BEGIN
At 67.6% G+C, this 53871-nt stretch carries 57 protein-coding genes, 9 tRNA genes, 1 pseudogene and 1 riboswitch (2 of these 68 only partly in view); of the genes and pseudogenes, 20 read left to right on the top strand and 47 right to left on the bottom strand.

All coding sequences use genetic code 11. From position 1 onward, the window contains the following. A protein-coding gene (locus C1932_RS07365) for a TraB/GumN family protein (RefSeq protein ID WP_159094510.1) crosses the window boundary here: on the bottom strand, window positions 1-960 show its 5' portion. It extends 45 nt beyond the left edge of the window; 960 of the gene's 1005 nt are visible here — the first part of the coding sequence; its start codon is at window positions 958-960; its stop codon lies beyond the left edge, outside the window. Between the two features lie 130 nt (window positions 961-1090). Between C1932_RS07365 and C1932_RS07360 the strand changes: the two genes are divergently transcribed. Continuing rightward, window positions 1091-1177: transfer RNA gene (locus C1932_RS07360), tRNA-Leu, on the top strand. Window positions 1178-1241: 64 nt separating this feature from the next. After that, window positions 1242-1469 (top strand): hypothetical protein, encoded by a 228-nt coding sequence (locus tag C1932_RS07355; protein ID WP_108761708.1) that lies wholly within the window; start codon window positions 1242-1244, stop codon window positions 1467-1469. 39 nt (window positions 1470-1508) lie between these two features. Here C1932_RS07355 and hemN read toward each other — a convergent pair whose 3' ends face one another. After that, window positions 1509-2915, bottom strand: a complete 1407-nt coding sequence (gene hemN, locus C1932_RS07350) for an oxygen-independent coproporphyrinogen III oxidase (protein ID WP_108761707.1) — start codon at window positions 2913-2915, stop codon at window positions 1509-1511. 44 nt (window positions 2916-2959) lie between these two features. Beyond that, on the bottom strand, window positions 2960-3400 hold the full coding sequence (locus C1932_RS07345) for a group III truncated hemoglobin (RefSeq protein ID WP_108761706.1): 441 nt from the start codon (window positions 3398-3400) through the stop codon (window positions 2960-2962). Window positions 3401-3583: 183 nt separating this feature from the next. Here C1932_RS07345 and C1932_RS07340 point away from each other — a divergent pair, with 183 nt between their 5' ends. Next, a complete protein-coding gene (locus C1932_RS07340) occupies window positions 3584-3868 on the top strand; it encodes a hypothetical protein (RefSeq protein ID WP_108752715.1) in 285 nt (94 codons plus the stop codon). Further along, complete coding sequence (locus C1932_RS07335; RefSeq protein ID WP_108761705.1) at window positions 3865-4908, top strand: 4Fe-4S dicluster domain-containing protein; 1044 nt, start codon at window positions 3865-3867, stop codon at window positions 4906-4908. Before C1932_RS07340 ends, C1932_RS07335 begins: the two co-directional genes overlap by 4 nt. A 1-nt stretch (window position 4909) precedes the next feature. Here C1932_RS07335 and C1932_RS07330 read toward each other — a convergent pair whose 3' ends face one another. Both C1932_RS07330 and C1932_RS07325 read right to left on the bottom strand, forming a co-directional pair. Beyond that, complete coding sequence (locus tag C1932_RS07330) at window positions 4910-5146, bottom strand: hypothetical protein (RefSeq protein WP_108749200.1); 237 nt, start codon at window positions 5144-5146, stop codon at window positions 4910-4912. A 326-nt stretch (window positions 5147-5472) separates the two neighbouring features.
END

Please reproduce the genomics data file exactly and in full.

At 67.6% G+C, this 53871-nt stretch carries 57 protein-coding genes, 9 tRNA genes, 1 pseudogene and 1 riboswitch (2 of these 68 only partly in view); of the genes and pseudogenes, 20 read left to right on the top strand and 47 right to left on the bottom strand.

All coding sequences use genetic code 11. From position 1 onward, the window contains the following. A protein-coding gene (locus C1932_RS07365) for a TraB/GumN family protein (RefSeq protein ID WP_159094510.1) crosses the window boundary here: on the bottom strand, window positions 1-960 show its 5' portion. It extends 45 nt beyond the left edge of the window; 960 of the gene's 1005 nt are visible here — the first part of the coding sequence; its start codon is at window positions 958-960; its stop codon lies beyond the left edge, outside the window. Between the two features lie 130 nt (window positions 961-1090). Between C1932_RS07365 and C1932_RS07360 the strand changes: the two genes are divergently transcribed. Continuing rightward, window positions 1091-1177: transfer RNA gene (locus C1932_RS07360), tRNA-Leu, on the top strand. Window positions 1178-1241: 64 nt separating this feature from the next. After that, window positions 1242-1469 (top strand): hypothetical protein, encoded by a 228-nt coding sequence (locus tag C1932_RS07355; protein ID WP_108761708.1) that lies wholly within the window; start codon window positions 1242-1244, stop codon window positions 1467-1469. 39 nt (window positions 1470-1508) lie between these two features. Here C1932_RS07355 and hemN read toward each other — a convergent pair whose 3' ends face one another. After that, window positions 1509-2915, bottom strand: a complete 1407-nt coding sequence (gene hemN, locus C1932_RS07350) for an oxygen-independent coproporphyrinogen III oxidase (protein ID WP_108761707.1) — start codon at window positions 2913-2915, stop codon at window positions 1509-1511. 44 nt (window positions 2916-2959) lie between these two features. Beyond that, on the bottom strand, window positions 2960-3400 hold the full coding sequence (locus C1932_RS07345) for a group III truncated hemoglobin (RefSeq protein ID WP_108761706.1): 441 nt from the start codon (window positions 3398-3400) through the stop codon (window positions 2960-2962). Window positions 3401-3583: 183 nt separating this feature from the next. Here C1932_RS07345 and C1932_RS07340 point away from each other — a divergent pair, with 183 nt between their 5' ends. Next, a complete protein-coding gene (locus C1932_RS07340) occupies window positions 3584-3868 on the top strand; it encodes a hypothetical protein (RefSeq protein ID WP_108752715.1) in 285 nt (94 codons plus the stop codon). Further along, complete coding sequence (locus C1932_RS07335; RefSeq protein ID WP_108761705.1) at window positions 3865-4908, top strand: 4Fe-4S dicluster domain-containing protein; 1044 nt, start codon at window positions 3865-3867, stop codon at window positions 4906-4908. Before C1932_RS07340 ends, C1932_RS07335 begins: the two co-directional genes overlap by 4 nt. A 1-nt stretch (window position 4909) precedes the next feature. Here C1932_RS07335 and C1932_RS07330 read toward each other — a convergent pair whose 3' ends face one another. Both C1932_RS07330 and C1932_RS07325 read right to left on the bottom strand, forming a co-directional pair. Beyond that, complete coding sequence (locus tag C1932_RS07330) at window positions 4910-5146, bottom strand: hypothetical protein (RefSeq protein WP_108749200.1); 237 nt, start codon at window positions 5144-5146, stop codon at window positions 4910-4912. A 326-nt stretch (window positions 5147-5472) separates the two neighbouring features.